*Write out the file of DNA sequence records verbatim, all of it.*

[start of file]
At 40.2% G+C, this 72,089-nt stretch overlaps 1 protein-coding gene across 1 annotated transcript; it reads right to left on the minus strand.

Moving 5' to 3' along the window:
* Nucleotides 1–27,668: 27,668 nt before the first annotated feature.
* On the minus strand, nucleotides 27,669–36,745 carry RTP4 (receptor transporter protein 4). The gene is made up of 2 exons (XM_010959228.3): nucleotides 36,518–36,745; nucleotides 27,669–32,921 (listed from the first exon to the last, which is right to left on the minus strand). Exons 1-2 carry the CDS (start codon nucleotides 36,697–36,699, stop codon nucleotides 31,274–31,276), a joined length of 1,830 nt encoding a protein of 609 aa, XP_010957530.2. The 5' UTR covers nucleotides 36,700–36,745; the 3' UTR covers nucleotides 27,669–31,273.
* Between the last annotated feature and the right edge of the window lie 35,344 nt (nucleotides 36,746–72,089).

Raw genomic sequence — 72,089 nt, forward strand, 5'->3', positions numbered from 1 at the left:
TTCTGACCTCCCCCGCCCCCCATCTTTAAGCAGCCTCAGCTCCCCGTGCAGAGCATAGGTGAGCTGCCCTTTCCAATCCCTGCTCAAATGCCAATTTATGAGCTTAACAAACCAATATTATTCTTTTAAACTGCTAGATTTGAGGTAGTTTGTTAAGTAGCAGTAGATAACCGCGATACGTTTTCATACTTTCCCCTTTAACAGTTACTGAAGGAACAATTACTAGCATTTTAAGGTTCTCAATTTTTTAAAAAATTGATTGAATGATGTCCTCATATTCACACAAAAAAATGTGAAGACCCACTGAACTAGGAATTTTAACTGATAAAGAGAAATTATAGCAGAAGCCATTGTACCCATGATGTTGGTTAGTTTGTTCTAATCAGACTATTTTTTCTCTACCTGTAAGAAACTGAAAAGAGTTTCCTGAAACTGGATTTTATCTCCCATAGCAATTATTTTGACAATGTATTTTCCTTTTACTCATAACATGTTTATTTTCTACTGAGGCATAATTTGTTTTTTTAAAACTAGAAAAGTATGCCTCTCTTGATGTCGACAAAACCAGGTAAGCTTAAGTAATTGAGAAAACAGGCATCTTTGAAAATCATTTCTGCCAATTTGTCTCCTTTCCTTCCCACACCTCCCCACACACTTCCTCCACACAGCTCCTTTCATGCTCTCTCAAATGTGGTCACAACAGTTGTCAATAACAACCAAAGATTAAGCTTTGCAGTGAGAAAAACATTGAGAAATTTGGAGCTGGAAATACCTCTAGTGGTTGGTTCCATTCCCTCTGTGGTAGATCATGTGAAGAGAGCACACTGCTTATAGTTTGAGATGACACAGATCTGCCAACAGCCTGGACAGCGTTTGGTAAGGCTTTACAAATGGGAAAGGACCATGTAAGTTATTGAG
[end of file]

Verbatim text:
At 40.2% G+C, this 72,089-nt stretch overlaps 1 protein-coding gene across 1 annotated transcript; it reads right to left on the minus strand.

Moving 5' to 3' along the window:
* Nucleotides 1–27,668: 27,668 nt before the first annotated feature.
* On the minus strand, nucleotides 27,669–36,745 carry RTP4 (receptor transporter protein 4). The gene is made up of 2 exons (XM_010959228.3): nucleotides 36,518–36,745; nucleotides 27,669–32,921 (listed from the first exon to the last, which is right to left on the minus strand). Exons 1-2 carry the CDS (start codon nucleotides 36,697–36,699, stop codon nucleotides 31,274–31,276), a joined length of 1,830 nt encoding a protein of 609 aa, XP_010957530.2. The 5' UTR covers nucleotides 36,700–36,745; the 3' UTR covers nucleotides 27,669–31,273.
* Between the last annotated feature and the right edge of the window lie 35,344 nt (nucleotides 36,746–72,089).

Raw genomic sequence — 72,089 nt, forward strand, 5'->3', positions numbered from 1 at the left:
TTCTGACCTCCCCCGCCCCCCATCTTTAAGCAGCCTCAGCTCCCCGTGCAGAGCATAGGTGAGCTGCCCTTTCCAATCCCTGCTCAAATGCCAATTTATGAGCTTAACAAACCAATATTATTCTTTTAAACTGCTAGATTTGAGGTAGTTTGTTAAGTAGCAGTAGATAACCGCGATACGTTTTCATACTTTCCCCTTTAACAGTTACTGAAGGAACAATTACTAGCATTTTAAGGTTCTCAATTTTTTAAAAAATTGATTGAATGATGTCCTCATATTCACACAAAAAAATGTGAAGACCCACTGAACTAGGAATTTTAACTGATAAAGAGAAATTATAGCAGAAGCCATTGTACCCATGATGTTGGTTAGTTTGTTCTAATCAGACTATTTTTTCTCTACCTGTAAGAAACTGAAAAGAGTTTCCTGAAACTGGATTTTATCTCCCATAGCAATTATTTTGACAATGTATTTTCCTTTTACTCATAACATGTTTATTTTCTACTGAGGCATAATTTGTTTTTTTAAAACTAGAAAAGTATGCCTCTCTTGATGTCGACAAAACCAGGTAAGCTTAAGTAATTGAGAAAACAGGCATCTTTGAAAATCATTTCTGCCAATTTGTCTCCTTTCCTTCCCACACCTCCCCACACACTTCCTCCACACAGCTCCTTTCATGCTCTCTCAAATGTGGTCACAACAGTTGTCAATAACAACCAAAGATTAAGCTTTGCAGTGAGAAAAACATTGAGAAATTTGGAGCTGGAAATACCTCTAGTGGTTGGTTCCATTCCCTCTGTGGTAGATCATGTGAAGAGAGCACACTGCTTATAGTTTGAGATGACACAGATCTGCCAACAGCCTGGACAGCGTTTGGTAAGGCTTTACAAATGGGAAAGGACCATGTAAGTTATTGAG